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THE USE OF PROCAINE HYDROCHLORIDE AS A THERAPEUTIC AGENT

TOM OUTLAND, M.D.; C. R. HANLON, M.D.
JAMA. 1940;114(14):1330-1333. doi:10.1001/jama.1940.02810140030008.
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Procaine hydrochloride (introduced as novocain), the successor to cocaine, has long enjoyed a vogue as a local anesthetic, and its value is well recognized. Recently its therapeutic value has been realized and many articles have appeared, especially in the foreign literature, attesting its efficiency and emphasizing its clinical potentialities. Our principal interest is in its therapeutic application, especially with regard to traumatic and orthopedic conditions, but after somewhat sketchily reviewing the literature we feel that it might be worth while to call attention to its application in other branches of medicine and surgery.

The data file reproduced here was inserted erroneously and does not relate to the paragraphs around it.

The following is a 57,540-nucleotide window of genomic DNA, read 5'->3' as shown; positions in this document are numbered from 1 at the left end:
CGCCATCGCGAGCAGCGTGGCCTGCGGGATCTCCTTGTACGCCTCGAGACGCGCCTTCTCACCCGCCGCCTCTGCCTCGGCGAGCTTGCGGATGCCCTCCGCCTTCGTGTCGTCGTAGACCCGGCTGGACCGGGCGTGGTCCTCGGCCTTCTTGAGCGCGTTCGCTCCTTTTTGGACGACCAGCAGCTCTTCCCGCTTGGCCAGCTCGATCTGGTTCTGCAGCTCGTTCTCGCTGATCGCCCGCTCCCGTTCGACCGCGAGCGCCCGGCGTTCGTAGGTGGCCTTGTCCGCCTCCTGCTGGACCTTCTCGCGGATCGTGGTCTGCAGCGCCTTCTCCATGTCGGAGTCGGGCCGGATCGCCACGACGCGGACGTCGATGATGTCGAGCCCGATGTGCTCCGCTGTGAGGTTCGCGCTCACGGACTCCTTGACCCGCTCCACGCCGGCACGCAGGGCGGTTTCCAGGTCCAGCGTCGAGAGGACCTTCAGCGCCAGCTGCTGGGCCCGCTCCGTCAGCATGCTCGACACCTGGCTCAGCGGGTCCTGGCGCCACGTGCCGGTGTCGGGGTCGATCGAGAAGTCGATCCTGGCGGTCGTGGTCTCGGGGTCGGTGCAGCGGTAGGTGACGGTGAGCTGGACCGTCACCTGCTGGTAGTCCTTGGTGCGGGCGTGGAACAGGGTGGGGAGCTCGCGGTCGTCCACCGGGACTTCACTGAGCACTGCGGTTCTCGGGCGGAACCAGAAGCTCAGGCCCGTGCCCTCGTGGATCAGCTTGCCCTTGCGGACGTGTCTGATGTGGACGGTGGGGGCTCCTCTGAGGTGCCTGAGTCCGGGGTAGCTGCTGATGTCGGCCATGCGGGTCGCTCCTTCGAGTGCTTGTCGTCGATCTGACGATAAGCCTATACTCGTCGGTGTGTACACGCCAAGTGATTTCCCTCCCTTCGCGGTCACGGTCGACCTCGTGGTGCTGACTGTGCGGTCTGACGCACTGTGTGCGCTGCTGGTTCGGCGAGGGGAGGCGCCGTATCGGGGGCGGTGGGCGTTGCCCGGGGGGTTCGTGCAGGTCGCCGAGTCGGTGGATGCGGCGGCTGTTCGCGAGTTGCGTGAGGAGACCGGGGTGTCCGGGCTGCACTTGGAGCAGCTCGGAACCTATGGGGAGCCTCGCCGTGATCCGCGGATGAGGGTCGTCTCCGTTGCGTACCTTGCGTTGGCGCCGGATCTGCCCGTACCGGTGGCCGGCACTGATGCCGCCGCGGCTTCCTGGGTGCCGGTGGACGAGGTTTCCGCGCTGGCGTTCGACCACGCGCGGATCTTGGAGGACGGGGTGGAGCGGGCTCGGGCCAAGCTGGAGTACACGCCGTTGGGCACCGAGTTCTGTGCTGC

Procaine hydrochloride is the hydrochloride of paraaminobenzoyl-diethylaminoethanol. The dosage is from one to three times that of cocaine, and its anesthetic and irritant actions are perhaps slightly less. The drug on direct application acts by paralyzing the sensory nerve fibrils without preceding stimulation, but in higher concentrations it will paralyze all other nerve fibers and indeed all

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